Motion Estimation, also known as motion vector estimation, is an important method to forecast and / or analyze motion in 2D-Data. It is mostly used in video compression. Examples herefore are the H.263 oder MPEG-encoders that make use of the so called “interframe coding”. Therefore, a reference frame is taken, subdivided in “macroblocks”, typically sized 16×16 pixels, and the movement to the actual frame is calculated. With this data, the next frame(s) could possibly been forcasted – so only the motion vectors have to be transmitted or stored, not the whole frame.
To distinguish between several macro-blocks and find their appearence in the neighbour-blocks while moving, several approaches have been suggested through time. Most typical, the sum of absolute difference (SAD) and different error-values such as mean absolute errors (MAE) or mean squared error (MSE) are used as characterizing values. Most of these values are not measurable by the human eye. Either luminace, hue or a chosen mixture can be used to calculate those values. To get the motion vetor, only this with the most significant affinity to the reference block is taken in the search-space that might be a 64×64-pixel area. Higher search-spaces result in better vectors, but increase computing time drastically.
Because the calculations are mostly a huge amount of integer or float comparisions, the compression – or motion vector estimation – needs a lot of computing power when done on a single CPU. That is where the idea was born to use the highly parallel architecture of modern graphics hardware to speed thing up.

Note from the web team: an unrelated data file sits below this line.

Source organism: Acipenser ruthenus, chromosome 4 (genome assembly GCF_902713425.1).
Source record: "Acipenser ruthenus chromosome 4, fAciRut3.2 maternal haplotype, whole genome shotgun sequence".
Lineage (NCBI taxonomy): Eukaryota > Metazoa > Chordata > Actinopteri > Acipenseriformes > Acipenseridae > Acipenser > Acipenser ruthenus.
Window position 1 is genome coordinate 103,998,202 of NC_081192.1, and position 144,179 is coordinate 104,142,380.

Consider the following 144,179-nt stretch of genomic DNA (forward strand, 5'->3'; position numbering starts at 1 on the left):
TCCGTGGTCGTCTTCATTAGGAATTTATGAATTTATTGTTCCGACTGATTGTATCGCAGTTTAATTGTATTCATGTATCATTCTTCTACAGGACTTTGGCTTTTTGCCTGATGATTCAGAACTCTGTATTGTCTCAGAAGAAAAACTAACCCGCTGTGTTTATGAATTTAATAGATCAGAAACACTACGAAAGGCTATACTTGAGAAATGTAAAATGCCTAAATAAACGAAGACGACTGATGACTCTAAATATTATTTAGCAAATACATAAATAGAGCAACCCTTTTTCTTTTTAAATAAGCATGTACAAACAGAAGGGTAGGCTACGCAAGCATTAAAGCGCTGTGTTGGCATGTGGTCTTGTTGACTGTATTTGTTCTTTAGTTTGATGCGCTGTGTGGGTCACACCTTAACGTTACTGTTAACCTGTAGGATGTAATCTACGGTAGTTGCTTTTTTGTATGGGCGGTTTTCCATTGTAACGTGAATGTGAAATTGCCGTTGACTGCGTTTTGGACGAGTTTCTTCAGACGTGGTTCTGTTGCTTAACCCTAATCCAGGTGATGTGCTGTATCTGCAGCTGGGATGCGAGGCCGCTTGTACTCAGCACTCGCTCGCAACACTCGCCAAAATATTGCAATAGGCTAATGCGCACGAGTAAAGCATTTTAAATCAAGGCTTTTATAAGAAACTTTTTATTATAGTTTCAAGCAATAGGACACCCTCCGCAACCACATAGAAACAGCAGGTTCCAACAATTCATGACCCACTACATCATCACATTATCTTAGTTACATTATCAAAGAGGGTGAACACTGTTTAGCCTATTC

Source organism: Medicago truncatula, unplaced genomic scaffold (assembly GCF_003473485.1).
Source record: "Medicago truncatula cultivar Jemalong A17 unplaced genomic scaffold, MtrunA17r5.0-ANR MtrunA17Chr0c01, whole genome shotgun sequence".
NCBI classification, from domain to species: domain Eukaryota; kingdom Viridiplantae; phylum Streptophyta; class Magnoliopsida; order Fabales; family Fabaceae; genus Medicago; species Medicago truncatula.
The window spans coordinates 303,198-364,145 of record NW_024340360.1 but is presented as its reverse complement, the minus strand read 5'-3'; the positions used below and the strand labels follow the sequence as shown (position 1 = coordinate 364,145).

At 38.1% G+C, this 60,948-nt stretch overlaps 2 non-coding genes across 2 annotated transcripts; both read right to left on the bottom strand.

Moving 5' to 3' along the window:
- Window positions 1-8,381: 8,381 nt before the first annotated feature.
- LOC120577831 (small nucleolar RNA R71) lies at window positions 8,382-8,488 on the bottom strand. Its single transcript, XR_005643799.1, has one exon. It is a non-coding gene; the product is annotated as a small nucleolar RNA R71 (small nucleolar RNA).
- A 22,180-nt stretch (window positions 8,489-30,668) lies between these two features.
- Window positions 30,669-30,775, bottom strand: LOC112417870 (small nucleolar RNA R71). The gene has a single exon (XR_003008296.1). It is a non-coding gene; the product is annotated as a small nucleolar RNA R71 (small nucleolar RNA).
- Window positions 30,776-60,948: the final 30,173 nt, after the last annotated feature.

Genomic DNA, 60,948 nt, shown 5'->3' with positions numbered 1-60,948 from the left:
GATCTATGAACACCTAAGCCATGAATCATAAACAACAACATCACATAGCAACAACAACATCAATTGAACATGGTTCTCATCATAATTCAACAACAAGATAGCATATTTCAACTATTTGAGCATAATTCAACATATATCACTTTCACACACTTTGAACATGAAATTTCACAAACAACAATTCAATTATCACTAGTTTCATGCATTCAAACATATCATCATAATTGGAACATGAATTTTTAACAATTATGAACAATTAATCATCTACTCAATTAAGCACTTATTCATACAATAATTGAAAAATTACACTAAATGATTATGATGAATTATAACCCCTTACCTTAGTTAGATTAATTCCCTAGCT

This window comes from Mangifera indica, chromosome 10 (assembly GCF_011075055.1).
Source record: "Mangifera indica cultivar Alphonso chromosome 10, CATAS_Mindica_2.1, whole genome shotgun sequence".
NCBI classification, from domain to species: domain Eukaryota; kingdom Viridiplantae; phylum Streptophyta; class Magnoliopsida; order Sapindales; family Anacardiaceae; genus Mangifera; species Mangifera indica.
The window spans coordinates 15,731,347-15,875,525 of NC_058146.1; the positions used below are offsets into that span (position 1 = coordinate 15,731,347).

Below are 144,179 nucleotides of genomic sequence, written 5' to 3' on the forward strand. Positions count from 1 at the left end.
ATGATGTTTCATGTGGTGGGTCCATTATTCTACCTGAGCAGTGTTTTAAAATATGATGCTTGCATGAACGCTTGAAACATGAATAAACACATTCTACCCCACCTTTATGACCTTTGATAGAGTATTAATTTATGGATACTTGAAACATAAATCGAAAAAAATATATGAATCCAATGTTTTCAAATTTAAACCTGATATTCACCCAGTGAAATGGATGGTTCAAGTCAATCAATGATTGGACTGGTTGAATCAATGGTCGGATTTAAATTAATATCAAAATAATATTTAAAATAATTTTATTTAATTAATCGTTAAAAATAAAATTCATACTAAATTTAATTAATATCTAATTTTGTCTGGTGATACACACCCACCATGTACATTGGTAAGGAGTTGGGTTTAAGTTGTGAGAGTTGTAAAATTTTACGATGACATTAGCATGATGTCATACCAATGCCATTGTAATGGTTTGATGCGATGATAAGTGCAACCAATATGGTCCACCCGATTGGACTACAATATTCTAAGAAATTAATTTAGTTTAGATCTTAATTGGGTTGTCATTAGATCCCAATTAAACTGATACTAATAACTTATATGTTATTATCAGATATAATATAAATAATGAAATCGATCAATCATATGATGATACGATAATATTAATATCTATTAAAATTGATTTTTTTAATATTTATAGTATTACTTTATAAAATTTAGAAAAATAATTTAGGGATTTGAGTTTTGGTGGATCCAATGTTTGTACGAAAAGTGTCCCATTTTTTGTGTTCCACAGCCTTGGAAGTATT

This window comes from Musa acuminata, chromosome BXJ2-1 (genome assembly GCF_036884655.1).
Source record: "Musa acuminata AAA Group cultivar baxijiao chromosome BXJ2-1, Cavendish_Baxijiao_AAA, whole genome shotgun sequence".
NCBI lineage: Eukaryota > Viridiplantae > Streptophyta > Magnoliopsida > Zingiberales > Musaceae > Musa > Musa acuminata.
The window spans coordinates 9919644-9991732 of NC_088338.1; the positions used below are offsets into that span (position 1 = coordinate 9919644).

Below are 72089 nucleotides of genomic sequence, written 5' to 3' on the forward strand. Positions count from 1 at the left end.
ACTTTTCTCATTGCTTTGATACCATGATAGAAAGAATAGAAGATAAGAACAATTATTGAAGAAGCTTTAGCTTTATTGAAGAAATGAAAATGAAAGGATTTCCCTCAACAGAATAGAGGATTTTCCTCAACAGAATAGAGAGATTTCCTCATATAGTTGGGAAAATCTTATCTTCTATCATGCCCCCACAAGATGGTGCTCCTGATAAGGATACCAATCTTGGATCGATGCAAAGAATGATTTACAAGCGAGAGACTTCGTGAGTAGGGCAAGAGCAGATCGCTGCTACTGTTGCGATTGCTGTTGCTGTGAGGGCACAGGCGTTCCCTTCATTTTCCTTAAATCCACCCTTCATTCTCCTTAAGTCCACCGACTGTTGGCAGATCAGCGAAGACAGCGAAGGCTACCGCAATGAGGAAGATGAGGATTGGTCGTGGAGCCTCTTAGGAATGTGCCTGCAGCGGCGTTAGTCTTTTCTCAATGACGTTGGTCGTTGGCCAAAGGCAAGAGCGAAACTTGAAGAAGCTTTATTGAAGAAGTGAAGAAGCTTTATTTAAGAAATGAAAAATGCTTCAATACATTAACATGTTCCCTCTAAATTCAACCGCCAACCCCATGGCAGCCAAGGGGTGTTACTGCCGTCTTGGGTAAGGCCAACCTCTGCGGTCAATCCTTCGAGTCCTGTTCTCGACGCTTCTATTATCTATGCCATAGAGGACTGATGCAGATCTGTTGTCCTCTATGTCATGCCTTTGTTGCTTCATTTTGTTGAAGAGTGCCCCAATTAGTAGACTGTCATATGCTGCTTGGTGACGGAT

Using existing shader programming techniques, it is possible to speed up the motion estimation by factors. The only limitation is the graphics hardwares fillrate – limiting the maximum size for a single frame. This has to be taken account of when computing HD-material in resolutions of 2K or even 4K.
Pictures on this page are screenshots of a development version that uses the rather old and not very speed-optimized avifile-library to decode the sample-avi-files. The goal for this research was to get motion estimation done in realtime, so I was in need of “realtime”-material, meaning a movie of 24 or 25 fps.
A cpu-based sample implementation needed 0.5 to 0.3 seconds per frame on 512×512 data on a Athlon XP 2500+ and 1 Gb Ram. The same system needed as long as 7 to 8 seconds for 2K-data! By optimizing things a bit and using shader-based algorithms on a rather old GeForce 6600, the speed improvement was huge: 0.04-0.05 s with 512×512, 0.5-1.0s with 2K, that means as much as up to 600 % speed increase! And the only thing done here was moving comparison-operations to the graphics hardware. The calculation of macroblock-values was prepared by the CPU. After moving this calculation to the CPU to, the results were an additional up to 400 % faster – giving 70-80 fps with 512px, 8-10 Hz with 2K material.
The most interesting challenge is to get large image material of 2K (2048×2048 pixel) moved to the graphics card and computed quickly enough to reach real time. Several methos could be imagined to aquire this, for example breaking larger images up to several smaller images and doing more passes. But those things are beyond the scope of this work. I have successfully shown that motion estimation is doeable much faster with graphics-hardware aid.
The work on libMotionEstimation was done in collaboration with Thomson Grass Valley is protected through a discretion contract – while still being a non-commercial research project. Thus, no sourcecode or more specific papers can be released.